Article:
Story of Chanukah

Story of Chanukah

By Mel Goldberg


Chanukah is the Jewish eight-day, wintertime “festival of freedom,” celebrated with the nightly lighting of a nine-branched menorah, special prayers, and fried foods. The Hebrew word Chanukah means dedication, and is thus named because it celebrates the rededication of the Holy Temple. The Hebrew word is actually pronounced with a guttural, ch sound, cha-nu-kah.



More than 2,000 years ago the land of Israel was part of the Syrian-Greek Empire, dominated by Syrian rulers of the Seleucid dynasty. Antiochus III, the King of Syria who reigned from 222-186 B.C.E., gave the Jews under his rule some freedom. But when Antiochus died, his son Seleucus IV promoted Hellenistic idol-worship in an attempt to unite the people under his rule.

But Yochanan, the High Priest of the Jews, resisted and saw the danger to Judaism by the influence of the Hellenists who accepted idol-worship and the Syrian way of life. Yochanan opposed the Jewish Hellenists who favored the ideal of outward beauty in contrast to Judaism which emphasized truth and moral purity, as commanded by the Torah.

When Antiochus IV ascended to the throne, he suppressed all the Jewish rituals. When Yochanan protested, he was assassinated.

Antiochus IV enacted a series of harsh decrees against the Jews. Jewish worship was forbidden; the scrolls of the law (Torah) were confiscated and burned. Sabbath rest, circumcision, and the dietary laws were prohibited under penalty of death.

Antiochus’s men went from town to town and from village to village to force all inhabitants to worship pagan gods.

A Jewish priest named Mattityahu lived in the remote village of Modiin. When Antiochus’s men arrived in the village, they built an altar in the marketplace and demanded that Mattityahu offer sacrifices to the Greek gods. He refused. When a Jewish Hellenist offered to make a sacrifice at the altar, Mattityahu killed him. Then he and his sons and friends destroyed the altar, killed some of Antiochus’s men, and routed the rest.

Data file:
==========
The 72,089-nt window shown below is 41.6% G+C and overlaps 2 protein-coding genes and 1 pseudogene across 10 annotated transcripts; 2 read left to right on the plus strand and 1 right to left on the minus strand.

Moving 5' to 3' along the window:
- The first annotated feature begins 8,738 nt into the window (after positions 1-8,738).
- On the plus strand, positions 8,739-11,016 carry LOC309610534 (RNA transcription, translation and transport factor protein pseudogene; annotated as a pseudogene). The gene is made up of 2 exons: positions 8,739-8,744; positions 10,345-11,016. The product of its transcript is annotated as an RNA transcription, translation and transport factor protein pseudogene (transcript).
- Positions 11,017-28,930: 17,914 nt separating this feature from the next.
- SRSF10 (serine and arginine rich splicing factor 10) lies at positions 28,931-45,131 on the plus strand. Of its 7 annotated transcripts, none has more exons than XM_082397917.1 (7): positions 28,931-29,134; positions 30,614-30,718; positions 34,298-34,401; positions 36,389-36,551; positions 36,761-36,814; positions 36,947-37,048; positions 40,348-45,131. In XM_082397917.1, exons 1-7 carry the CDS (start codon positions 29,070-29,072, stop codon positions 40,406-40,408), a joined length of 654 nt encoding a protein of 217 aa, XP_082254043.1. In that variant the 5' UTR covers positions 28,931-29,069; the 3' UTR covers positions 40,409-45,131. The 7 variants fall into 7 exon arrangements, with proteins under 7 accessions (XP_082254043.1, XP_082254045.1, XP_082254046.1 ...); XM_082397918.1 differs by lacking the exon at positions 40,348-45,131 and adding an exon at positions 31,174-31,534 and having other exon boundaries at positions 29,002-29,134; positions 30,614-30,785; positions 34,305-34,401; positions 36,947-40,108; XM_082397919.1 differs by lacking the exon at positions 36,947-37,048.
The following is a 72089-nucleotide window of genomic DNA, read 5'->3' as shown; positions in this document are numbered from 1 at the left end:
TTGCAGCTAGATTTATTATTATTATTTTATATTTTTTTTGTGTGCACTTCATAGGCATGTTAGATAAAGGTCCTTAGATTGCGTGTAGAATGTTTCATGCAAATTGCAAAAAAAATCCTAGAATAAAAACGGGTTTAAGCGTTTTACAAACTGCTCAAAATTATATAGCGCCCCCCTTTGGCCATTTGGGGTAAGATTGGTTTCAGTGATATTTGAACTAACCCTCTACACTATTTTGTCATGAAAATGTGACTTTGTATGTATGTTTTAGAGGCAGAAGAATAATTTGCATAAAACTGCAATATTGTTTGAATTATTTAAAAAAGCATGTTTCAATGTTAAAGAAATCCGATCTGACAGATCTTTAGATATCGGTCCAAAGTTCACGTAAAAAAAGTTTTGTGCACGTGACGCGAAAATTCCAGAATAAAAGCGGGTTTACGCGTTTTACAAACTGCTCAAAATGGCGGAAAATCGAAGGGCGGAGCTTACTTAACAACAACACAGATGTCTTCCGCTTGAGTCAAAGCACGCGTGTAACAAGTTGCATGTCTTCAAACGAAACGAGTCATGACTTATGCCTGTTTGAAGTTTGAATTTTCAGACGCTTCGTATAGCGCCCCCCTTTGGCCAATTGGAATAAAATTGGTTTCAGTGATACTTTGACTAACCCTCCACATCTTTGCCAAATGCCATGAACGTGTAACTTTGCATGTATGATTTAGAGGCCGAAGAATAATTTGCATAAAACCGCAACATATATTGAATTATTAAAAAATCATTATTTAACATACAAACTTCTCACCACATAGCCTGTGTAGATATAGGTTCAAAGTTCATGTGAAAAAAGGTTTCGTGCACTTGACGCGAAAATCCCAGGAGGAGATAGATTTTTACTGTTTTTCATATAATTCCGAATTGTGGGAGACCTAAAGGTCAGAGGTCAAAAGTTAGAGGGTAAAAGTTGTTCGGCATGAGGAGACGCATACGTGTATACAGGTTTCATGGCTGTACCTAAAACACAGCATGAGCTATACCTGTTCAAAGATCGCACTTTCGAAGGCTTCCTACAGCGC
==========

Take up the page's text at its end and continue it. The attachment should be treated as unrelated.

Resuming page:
Knowing that Antiochus would be enraged, Mattityahu left Modiin and fled, together with his sons and friends, to the hills of Judea where they formed an army determined to destroy pagan altars.

Before his death, Mattityahu called his sons together and urged them to continue and to follow a leader who was called The Maccabee, a word composed of the initial letters of the four Hebrew words Mi Kamocha Ba’eilim Adonai, (who is like God).

Antiochus sent an army to destroy the Maccabees. The army was defeated by the Maccabees, who used guerrilla tactics and swore they would fight to death in defense of their souls and the temple!

When the Maccabees returned to Jerusalem, they entered the temple and cleared it of the idols. They built a new altar, which they dedicated on the twenty-fifth of the month of Kislev, in the year 139 B.C.E. Kislev often occurs in December. This year the twenty-fifth of Kislev falls on December 23.

Because the Syrians had taken the original gold menorah when the temple was destroyed, the Maccabees made a new menorah with nine branches. When they went to light it, they found only a small cruse of pure olive oil bearing the official seal of the High Priest Yochanan. The oil was sufficient to burn only for one day and it took eight days to consecrate olive oil for religious purposes. But the menorah continued to burn for eight days until new oil was consecrated. They took that as a miracle that God still had the people under His protection. In memory of this, the ancient sages appointed these eight days for annual thanksgiving and for lighting candles.

Today, one of the traditions of Chanukah is to give gelt (money) which are usually chocolate coins wrapped in gold-colored foil. One explanation is that the root of the word Chanukah can be connected to the Hebrew word for education, chinuch. Thus, the history behind Chanukah customs is educational. When we give children Chanukah gelt, we are teaching them the history and the importance of freedom.

And the Maccabiah Games, named in honor of the Maccabees, often called the Jewish Olympics, are held in Israel the year following the Olympic Games, and the best Jewish athletes from throughout the world compete.


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